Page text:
When I think of simple machines I think of things like these rudimentary automata with which we were examining the use of axles and cams. I realize that actual simple machines are much less complex and consist of things like inclined planes, levers, pulleys, wedges, etc. We at MAKETANK have an inclination toward kinetic art and so the exploration of axles and cams in these little boxes was right up our alley. This project offered the kids some tool use beyond the glue guns, and there was some vigorous use of hole punches as you can see below.
For the first day we used 6" x 6" cardboard bows cut in half so that we could get two frames from each box. Once they had their frame they marked a center line around the entire thing so that all additions would be properly lined up. Then marks were made equal distance up two opposing sides and holes punched to hold the axle. Rod and I pre-cut a bunch of 1 1/2-inch round wooden discs with a 1/4" hole in the center and an additional hole offset to take a small handle. These would serve as a crank once mounted onto the end of a piece of 1/4" dowel. In order to keep the box square the kids glued small cardboard triangles into each of the four corners. It was important not to permanently attach any of the cams as they were added to the axle as once they were fixed adjustments were limited as the axle could not be removed from the frame.
As you can see above, some were finding the cardboard triangles to be too difficult to deal with and employed wooden triangles for more rigidity. This was a great project. It lent itself to loads of personalization and creativity. It was another instance where kids had to learn to persevere through initial frustrations and set-backs to get to a place where they could find success and make the project their own. There are always some kids naturally better equipped for this than others. The joy comes in finding the right project for an individual child - one where they are so engaged with the concepts and possibilities that they are willing to stick with it through the annoyances and get to the innovation stage. This was that project for a couple of our kids, ones who usually gave up after one or two set backs but this time marshaled their personal resources and powered through.
In this project you can explore myriad combinations of cam shapes and sizes and placements to achieve desired outcomes. A round cam against a round cam off-set will make your upper component turn in a circle. An oblong cam on the axle non off-set can make the upper component go up and down. Staggering a series of these can make a caterpillar type motion. You can experiment with various shapes of cams (round, oblong, egg-shaped, nautilus, etc.) and their placement to achieve your desired outcome.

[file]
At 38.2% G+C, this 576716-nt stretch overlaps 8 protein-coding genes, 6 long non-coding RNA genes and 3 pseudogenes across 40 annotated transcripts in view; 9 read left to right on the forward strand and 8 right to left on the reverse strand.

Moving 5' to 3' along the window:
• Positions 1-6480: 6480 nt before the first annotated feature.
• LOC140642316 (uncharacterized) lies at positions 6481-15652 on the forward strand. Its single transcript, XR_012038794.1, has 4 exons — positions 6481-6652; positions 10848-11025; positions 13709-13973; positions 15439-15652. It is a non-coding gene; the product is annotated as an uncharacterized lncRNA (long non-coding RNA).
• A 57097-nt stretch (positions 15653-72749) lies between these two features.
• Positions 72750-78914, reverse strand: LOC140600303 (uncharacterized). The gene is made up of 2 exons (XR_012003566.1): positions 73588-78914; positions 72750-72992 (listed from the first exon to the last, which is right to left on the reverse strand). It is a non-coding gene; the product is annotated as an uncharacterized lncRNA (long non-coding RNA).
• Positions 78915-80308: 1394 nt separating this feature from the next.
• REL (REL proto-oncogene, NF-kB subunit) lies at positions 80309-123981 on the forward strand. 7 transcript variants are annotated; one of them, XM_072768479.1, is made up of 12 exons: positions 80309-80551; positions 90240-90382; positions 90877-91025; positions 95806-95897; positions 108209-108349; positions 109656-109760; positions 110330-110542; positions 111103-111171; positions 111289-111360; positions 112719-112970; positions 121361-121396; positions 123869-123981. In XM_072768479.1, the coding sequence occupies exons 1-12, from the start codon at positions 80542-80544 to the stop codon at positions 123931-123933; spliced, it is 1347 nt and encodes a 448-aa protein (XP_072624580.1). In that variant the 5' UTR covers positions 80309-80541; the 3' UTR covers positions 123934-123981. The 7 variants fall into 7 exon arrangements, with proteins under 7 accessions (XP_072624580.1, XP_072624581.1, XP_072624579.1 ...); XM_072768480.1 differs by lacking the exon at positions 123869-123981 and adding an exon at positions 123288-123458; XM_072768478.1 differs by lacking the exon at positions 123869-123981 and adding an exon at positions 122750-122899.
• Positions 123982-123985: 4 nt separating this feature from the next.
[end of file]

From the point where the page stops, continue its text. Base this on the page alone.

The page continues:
We found that if the vertical dowels were just poking up through a hole int he cardboard things were too wiggly. To solve this we set pieces of straw through those holes to provide some stability to the transaction.
Once people had their cams set as they wanted them and all of the spacing complete it was time to place some stoppers on axles on the inside and outside of the walls to keep things from slipping and sliding out of place so much. For kids who were really getting into this project the general wonkiness of the cardboard was getting frustrating (for me as well).
For kids who wanted to continue to pursue their design and use the cardboard version as a proof of concept we made some wooden frames the following week. These frame coupled with the wooden axles, cranks, and cams were much more pleasing to deal with. No matter what materials you use this is a confounding process as times but I look forwarding to finding the time to work on some iterations of my own again in the near future. Some really exciting end products are possible here and there is so much to learn and explore about how machines work and what is possible with small modifications. I know it isn't possible for everyone to make their own wooden components and the cardboard is a great option for initial explorations. But if you want to work on this for more than a day or two I really suggest finding a way to use wood, it is much more satisfying and if you have a good fit on components they do not need to be permanently fixed in place so they can be reused again and again with future students.